Why Emotional Abuse Is Easy To Overlook

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While physical abuse is easier to identify, emotional abuse, unfortunately, is not. Emotional abuse can happen gradually; at the beginning of the relationship, the abuser may only show good qualities. However, once they’ve lured you in or they feel comfortable in the relationship, that’s when controlling tendencies begin to take place. In the beginning, the person who is being abused may view their relationship struggles as the typical relationship woes everyone faces with a new relationship dynamic. Despite suffering regular abuse day after day, well-meaning partners will continue trying to make changes and sacrifices in their attempts to make the relationship work.

12 Subtle Signs of Emotional Abuse

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If you are having trouble determining whether or not your relationship is abusive, stop and think about how the interactions with your partner, friend, or family member MAKE YOU FEEL. If you feel beaten, frustrated, confused, like you can’t communicate your feelings, misunderstood, depressed, anxious or worthless any time you interact with them, then the chances are your relationship is emotionally abusive.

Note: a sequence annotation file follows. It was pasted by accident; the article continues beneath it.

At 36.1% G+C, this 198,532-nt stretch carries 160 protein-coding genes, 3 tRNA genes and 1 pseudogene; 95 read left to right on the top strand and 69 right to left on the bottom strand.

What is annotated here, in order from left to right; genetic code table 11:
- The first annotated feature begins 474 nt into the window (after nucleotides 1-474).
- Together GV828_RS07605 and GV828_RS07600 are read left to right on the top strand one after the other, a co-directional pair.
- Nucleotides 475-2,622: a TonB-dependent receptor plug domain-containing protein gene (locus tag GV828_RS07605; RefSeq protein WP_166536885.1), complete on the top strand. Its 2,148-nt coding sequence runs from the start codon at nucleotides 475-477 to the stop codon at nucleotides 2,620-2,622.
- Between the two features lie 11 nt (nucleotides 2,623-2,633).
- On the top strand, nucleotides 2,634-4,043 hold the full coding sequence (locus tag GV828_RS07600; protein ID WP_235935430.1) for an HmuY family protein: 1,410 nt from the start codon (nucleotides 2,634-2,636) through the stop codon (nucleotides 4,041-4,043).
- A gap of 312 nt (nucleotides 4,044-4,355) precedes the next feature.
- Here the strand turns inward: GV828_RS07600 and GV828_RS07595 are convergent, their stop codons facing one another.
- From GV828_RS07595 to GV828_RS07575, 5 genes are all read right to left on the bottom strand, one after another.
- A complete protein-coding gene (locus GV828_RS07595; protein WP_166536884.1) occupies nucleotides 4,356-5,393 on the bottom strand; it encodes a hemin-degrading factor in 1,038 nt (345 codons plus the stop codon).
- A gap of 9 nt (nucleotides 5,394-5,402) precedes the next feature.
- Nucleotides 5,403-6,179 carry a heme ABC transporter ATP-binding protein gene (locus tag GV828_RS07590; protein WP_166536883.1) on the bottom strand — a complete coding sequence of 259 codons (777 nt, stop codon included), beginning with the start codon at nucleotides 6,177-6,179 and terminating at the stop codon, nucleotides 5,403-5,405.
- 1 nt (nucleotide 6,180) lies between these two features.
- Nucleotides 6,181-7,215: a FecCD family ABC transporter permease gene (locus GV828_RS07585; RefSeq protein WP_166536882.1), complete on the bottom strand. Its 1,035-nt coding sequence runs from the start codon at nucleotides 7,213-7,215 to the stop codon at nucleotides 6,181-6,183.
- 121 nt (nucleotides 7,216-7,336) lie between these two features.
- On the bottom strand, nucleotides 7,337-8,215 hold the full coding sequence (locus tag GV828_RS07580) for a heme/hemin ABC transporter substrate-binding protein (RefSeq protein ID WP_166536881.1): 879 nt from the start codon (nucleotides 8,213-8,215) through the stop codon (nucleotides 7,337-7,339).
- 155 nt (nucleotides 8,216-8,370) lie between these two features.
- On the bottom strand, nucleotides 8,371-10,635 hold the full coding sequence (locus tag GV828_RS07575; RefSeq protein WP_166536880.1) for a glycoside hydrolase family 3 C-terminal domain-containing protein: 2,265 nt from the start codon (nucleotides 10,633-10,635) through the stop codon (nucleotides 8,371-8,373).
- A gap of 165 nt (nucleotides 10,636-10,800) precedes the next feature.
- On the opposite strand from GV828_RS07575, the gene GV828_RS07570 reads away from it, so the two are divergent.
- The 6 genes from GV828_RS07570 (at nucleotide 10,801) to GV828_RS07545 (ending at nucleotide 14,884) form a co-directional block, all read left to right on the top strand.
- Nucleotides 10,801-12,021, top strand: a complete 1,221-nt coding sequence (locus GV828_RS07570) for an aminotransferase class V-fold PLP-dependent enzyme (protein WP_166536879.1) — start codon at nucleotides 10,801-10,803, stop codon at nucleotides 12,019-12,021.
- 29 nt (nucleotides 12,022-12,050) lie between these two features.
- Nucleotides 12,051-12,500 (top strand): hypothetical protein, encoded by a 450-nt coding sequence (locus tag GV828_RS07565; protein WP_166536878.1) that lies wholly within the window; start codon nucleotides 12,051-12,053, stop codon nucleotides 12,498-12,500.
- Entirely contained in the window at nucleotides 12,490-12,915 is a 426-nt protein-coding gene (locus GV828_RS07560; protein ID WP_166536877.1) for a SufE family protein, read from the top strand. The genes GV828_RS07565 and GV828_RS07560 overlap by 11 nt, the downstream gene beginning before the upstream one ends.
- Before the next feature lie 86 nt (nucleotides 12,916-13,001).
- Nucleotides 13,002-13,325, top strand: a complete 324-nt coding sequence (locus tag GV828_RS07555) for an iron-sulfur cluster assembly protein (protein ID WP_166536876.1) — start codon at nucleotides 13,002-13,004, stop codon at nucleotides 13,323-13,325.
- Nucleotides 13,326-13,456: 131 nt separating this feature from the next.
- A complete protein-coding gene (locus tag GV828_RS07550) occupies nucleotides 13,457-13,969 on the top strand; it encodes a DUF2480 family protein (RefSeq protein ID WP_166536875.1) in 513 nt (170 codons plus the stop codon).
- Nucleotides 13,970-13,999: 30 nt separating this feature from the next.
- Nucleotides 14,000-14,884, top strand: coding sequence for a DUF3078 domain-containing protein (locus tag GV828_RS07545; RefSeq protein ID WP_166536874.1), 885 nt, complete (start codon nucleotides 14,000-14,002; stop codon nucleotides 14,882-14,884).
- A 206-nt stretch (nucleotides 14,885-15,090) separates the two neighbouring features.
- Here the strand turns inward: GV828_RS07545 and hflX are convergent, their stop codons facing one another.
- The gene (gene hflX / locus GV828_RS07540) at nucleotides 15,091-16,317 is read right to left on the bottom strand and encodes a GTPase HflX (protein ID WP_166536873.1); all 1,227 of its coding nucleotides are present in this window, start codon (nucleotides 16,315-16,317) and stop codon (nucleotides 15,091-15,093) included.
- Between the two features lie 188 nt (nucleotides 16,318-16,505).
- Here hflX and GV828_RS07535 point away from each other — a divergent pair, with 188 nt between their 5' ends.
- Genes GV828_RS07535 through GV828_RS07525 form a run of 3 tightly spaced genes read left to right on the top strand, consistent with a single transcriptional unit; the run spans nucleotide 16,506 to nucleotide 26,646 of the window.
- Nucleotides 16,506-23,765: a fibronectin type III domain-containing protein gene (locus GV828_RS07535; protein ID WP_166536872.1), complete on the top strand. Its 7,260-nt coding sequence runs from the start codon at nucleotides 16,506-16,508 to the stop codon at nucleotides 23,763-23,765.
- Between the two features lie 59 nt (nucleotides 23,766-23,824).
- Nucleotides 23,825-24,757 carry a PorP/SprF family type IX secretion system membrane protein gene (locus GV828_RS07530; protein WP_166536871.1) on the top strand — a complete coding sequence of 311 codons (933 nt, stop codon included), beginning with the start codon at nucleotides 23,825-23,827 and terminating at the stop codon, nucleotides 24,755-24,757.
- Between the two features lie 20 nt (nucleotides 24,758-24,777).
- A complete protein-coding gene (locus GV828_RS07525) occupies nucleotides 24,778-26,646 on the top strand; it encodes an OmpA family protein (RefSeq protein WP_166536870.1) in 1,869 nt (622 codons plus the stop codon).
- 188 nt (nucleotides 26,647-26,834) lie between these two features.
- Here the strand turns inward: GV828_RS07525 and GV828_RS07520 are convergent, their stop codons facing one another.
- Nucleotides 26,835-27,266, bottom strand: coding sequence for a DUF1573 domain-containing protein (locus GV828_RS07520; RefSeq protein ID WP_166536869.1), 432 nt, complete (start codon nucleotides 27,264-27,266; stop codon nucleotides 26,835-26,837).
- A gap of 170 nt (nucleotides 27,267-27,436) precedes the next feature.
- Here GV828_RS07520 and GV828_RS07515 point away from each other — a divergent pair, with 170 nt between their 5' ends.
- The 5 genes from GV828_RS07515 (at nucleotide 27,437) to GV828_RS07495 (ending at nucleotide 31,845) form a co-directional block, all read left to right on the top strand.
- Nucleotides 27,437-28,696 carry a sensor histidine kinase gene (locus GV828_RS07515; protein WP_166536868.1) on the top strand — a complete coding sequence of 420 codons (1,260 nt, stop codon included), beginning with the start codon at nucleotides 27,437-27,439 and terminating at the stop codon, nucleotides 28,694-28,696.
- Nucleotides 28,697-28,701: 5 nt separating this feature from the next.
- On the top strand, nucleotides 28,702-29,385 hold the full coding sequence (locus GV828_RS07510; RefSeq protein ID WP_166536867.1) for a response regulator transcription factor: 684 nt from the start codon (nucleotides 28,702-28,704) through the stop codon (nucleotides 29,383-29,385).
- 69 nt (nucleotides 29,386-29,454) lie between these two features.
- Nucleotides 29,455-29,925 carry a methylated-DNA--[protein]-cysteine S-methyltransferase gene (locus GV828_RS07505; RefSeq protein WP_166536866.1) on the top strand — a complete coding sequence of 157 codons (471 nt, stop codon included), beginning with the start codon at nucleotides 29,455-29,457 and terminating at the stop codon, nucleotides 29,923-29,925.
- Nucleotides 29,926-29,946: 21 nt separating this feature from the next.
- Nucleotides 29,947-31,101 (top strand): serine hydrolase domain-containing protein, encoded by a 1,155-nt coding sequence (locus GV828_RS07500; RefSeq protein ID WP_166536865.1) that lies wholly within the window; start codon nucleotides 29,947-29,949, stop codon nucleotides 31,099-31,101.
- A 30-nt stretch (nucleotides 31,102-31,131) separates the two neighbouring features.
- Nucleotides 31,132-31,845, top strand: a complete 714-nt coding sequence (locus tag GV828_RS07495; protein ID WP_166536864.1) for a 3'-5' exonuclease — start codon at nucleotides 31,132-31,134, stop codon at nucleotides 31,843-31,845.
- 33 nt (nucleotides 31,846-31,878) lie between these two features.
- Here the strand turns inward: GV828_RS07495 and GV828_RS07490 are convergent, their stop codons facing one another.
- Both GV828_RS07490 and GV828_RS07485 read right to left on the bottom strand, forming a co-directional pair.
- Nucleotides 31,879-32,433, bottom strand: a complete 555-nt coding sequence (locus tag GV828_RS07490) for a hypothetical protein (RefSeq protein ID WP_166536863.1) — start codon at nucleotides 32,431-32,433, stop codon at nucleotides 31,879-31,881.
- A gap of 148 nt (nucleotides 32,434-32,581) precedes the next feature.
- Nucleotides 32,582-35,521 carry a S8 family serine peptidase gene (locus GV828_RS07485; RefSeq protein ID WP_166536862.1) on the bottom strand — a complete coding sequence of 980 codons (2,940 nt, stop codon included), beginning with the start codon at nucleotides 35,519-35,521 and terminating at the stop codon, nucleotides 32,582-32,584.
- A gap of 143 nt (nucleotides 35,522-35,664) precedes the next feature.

1. You’re Subconsciously or Consciously Fearful

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You’re afraid to speak up, communicate your feelings, or tell them something because you’re scared of how they will react.

2. Your Self-esteem is Shot

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Self-esteem and emotional abuse go hand in hand. An abusive partner will criticize you in order to feel better about themselves while eroding your self-worth.

3. They are Petty